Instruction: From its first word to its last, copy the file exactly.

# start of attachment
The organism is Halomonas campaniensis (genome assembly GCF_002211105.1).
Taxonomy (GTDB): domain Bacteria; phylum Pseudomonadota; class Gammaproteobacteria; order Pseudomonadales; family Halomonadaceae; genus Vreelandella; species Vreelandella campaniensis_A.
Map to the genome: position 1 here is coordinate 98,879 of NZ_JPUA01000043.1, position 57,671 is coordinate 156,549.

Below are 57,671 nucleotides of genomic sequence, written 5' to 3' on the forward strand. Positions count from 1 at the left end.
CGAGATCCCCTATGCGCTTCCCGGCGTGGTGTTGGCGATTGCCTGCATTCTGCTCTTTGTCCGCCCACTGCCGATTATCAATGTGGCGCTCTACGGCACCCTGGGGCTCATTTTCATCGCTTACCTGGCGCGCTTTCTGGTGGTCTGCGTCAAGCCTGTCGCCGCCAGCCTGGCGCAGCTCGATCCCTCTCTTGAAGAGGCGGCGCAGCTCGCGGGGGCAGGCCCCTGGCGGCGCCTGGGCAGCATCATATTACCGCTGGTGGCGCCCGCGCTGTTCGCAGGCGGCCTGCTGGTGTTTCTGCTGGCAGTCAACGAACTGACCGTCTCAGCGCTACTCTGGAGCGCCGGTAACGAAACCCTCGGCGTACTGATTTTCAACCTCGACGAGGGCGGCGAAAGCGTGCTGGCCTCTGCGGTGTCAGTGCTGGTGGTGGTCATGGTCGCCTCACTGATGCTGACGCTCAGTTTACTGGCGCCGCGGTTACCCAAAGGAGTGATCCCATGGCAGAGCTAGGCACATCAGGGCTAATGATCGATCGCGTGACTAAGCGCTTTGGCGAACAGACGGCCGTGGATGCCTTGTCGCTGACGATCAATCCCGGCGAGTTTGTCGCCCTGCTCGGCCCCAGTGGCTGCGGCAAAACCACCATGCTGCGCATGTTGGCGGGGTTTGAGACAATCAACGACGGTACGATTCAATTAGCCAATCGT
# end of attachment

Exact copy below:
The organism is Halomonas campaniensis (genome assembly GCF_002211105.1).
Taxonomy (GTDB): domain Bacteria; phylum Pseudomonadota; class Gammaproteobacteria; order Pseudomonadales; family Halomonadaceae; genus Vreelandella; species Vreelandella campaniensis_A.
Map to the genome: position 1 here is coordinate 98,879 of NZ_JPUA01000043.1, position 57,671 is coordinate 156,549.

Below are 57,671 nucleotides of genomic sequence, written 5' to 3' on the forward strand. Positions count from 1 at the left end.
CGAGATCCCCTATGCGCTTCCCGGCGTGGTGTTGGCGATTGCCTGCATTCTGCTCTTTGTCCGCCCACTGCCGATTATCAATGTGGCGCTCTACGGCACCCTGGGGCTCATTTTCATCGCTTACCTGGCGCGCTTTCTGGTGGTCTGCGTCAAGCCTGTCGCCGCCAGCCTGGCGCAGCTCGATCCCTCTCTTGAAGAGGCGGCGCAGCTCGCGGGGGCAGGCCCCTGGCGGCGCCTGGGCAGCATCATATTACCGCTGGTGGCGCCCGCGCTGTTCGCAGGCGGCCTGCTGGTGTTTCTGCTGGCAGTCAACGAACTGACCGTCTCAGCGCTACTCTGGAGCGCCGGTAACGAAACCCTCGGCGTACTGATTTTCAACCTCGACGAGGGCGGCGAAAGCGTGCTGGCCTCTGCGGTGTCAGTGCTGGTGGTGGTCATGGTCGCCTCACTGATGCTGACGCTCAGTTTACTGGCGCCGCGGTTACCCAAAGGAGTGATCCCATGGCAGAGCTAGGCACATCAGGGCTAATGATCGATCGCGTGACTAAGCGCTTTGGCGAACAGACGGCCGTGGATGCCTTGTCGCTGACGATCAATCCCGGCGAGTTTGTCGCCCTGCTCGGCCCCAGTGGCTGCGGCAAAACCACCATGCTGCGCATGTTGGCGGGGTTTGAGACAATCAACGACGGTACGATTCAATTAGCCAATCGT